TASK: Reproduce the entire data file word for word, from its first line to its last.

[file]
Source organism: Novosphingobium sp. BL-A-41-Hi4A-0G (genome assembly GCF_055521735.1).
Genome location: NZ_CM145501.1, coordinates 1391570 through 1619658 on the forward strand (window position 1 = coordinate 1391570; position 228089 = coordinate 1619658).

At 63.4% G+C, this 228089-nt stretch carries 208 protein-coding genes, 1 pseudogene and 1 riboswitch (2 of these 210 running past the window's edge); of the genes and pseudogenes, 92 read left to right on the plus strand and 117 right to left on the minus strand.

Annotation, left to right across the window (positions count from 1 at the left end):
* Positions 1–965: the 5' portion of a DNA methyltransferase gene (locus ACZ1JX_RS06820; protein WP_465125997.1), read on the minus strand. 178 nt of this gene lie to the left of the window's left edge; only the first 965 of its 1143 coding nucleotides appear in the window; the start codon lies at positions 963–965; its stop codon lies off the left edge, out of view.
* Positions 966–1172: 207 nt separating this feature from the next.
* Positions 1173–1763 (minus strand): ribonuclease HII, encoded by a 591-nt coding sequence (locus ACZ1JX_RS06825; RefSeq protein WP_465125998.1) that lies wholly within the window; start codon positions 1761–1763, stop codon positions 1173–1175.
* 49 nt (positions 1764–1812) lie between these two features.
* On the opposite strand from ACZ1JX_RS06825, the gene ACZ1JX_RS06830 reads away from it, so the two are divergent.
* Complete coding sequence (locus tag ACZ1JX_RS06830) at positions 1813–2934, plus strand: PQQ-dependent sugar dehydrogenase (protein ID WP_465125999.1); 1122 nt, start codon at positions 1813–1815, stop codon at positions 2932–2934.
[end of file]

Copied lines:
Source organism: Novosphingobium sp. BL-A-41-Hi4A-0G (genome assembly GCF_055521735.1).
Genome location: NZ_CM145501.1, coordinates 1391570 through 1619658 on the forward strand (window position 1 = coordinate 1391570; position 228089 = coordinate 1619658).

At 63.4% G+C, this 228089-nt stretch carries 208 protein-coding genes, 1 pseudogene and 1 riboswitch (2 of these 210 running past the window's edge); of the genes and pseudogenes, 92 read left to right on the plus strand and 117 right to left on the minus strand.

Annotation, left to right across the window (positions count from 1 at the left end):
* Positions 1–965: the 5' portion of a DNA methyltransferase gene (locus ACZ1JX_RS06820; protein WP_465125997.1), read on the minus strand. 178 nt of this gene lie to the left of the window's left edge; only the first 965 of its 1143 coding nucleotides appear in the window; the start codon lies at positions 963–965; its stop codon lies off the left edge, out of view.
* Positions 966–1172: 207 nt separating this feature from the next.
* Positions 1173–1763 (minus strand): ribonuclease HII, encoded by a 591-nt coding sequence (locus ACZ1JX_RS06825; RefSeq protein WP_465125998.1) that lies wholly within the window; start codon positions 1761–1763, stop codon positions 1173–1175.
* 49 nt (positions 1764–1812) lie between these two features.
* On the opposite strand from ACZ1JX_RS06825, the gene ACZ1JX_RS06830 reads away from it, so the two are divergent.
* Complete coding sequence (locus tag ACZ1JX_RS06830) at positions 1813–2934, plus strand: PQQ-dependent sugar dehydrogenase (protein ID WP_465125999.1); 1122 nt, start codon at positions 1813–1815, stop codon at positions 2932–2934.